In a victory for ratings agencies, a U.S. judge on Tuesday dismissed claims against Moody's Corp. and McGraw-Hill's Standard & Poor's in litigation over nearly $100 billion of Lehman Brothers Holdings Inc. mortgage-backed securities.
Investors had accused the agencies of serving conflicting roles by rating the mortgage-backed securities while helping to create and structure them.
The decision could have an impact on similar litigation in other U.S. courts.
District Judge Lewis Kaplan dismissed the claims from the bench in his courtroom at the U.S. Court for the Southern District of New York.
A written ruling is expected.
Kaplan's rulings affect part of a consolidated lawsuit over as much as $96 billion in mortgage-backed securities, according to documents in the Manhattan federal court.
Other defendants in the litigation include former Lehman executives such as Chief Executive Officer Richard Fuld.
Lehman sold the securities in a rapid success of 94 public offerings over 21 months ending in early 2007, according to court documents.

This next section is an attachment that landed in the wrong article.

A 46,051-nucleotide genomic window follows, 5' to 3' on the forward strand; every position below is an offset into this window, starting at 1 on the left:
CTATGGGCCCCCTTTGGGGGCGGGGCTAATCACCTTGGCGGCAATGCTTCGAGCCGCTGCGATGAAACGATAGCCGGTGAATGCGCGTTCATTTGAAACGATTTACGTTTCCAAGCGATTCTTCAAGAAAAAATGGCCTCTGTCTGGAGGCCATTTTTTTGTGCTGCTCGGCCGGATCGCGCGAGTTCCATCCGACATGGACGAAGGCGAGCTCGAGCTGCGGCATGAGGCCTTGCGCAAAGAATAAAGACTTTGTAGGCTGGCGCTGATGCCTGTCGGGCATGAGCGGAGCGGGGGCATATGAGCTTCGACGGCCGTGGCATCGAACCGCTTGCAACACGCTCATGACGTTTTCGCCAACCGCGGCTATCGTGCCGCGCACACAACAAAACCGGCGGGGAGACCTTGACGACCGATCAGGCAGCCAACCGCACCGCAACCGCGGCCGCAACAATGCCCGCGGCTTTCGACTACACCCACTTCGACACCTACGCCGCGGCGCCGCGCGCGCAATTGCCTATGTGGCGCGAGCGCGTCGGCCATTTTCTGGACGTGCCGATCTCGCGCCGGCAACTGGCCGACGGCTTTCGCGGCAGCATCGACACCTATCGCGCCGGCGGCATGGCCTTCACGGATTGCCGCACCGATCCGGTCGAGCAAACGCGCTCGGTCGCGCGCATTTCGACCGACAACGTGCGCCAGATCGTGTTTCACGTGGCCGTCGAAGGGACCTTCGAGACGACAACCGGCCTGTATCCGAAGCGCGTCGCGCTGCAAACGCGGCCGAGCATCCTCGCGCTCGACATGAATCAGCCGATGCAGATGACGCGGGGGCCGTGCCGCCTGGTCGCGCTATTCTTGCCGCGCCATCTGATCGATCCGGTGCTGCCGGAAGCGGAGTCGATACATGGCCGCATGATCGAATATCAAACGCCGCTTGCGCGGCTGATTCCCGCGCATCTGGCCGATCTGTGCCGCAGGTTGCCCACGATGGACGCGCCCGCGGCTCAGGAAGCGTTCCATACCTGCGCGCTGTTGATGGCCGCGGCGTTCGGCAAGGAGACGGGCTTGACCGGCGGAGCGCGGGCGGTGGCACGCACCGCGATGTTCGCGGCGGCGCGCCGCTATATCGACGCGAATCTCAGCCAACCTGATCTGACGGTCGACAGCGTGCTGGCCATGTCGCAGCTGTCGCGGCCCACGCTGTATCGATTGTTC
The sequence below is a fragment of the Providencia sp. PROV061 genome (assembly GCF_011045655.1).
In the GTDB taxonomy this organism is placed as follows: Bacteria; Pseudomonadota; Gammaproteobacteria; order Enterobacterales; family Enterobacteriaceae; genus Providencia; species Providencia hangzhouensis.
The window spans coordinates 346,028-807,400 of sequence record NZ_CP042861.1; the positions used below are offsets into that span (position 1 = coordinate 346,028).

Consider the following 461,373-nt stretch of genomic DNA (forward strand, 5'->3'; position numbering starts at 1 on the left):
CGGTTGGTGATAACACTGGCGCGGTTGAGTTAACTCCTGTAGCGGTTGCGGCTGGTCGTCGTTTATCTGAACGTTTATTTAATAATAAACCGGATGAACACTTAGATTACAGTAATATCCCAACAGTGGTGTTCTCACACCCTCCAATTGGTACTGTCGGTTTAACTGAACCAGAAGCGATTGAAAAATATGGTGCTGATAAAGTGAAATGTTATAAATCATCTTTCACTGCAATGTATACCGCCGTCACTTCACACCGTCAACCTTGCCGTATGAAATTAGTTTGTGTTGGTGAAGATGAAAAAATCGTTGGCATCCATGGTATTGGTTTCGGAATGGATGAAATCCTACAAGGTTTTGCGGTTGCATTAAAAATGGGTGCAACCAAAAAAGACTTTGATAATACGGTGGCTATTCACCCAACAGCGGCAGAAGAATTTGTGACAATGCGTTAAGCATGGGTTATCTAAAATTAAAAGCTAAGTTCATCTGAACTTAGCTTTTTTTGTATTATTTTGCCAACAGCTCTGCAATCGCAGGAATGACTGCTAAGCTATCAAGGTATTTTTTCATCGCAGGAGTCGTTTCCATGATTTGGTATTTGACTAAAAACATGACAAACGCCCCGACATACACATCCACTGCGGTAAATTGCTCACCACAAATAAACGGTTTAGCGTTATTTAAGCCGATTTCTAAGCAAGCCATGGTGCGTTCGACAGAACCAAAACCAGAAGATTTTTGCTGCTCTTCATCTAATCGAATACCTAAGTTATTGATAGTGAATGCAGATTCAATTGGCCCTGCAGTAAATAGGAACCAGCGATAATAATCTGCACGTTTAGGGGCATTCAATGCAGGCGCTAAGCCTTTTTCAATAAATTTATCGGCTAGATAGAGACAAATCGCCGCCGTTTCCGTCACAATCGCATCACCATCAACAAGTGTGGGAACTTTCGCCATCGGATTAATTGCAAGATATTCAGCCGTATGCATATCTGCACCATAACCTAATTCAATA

Lehman collapsed in September 2008.
Lawsuits were brought against Lehman, the ratings agencies, and various individuals by the New Jersey Carpenters Health Fund, the Boilermakers-Blacksmith National Pension Trust and Mortgage Trust 2007-6.
"The judge has obviously agreed with the arguments that we made that the ratings agencies have never been held to be potential defendants under these provisions and it was a distortion of the statute to try to bring claims against the ratings agencies," said Joshua Rubins of Satterlee Stephens Burke & Burke LLP, the law firm representing Moody's.
"We are pleased that the judge granted our motion to dismiss in its entirety,"
McGraw-Hill Companies spokesman Steven Weiss said in a statement.
Judge Kaplan's ruling also dismissed certain claims against individuals.
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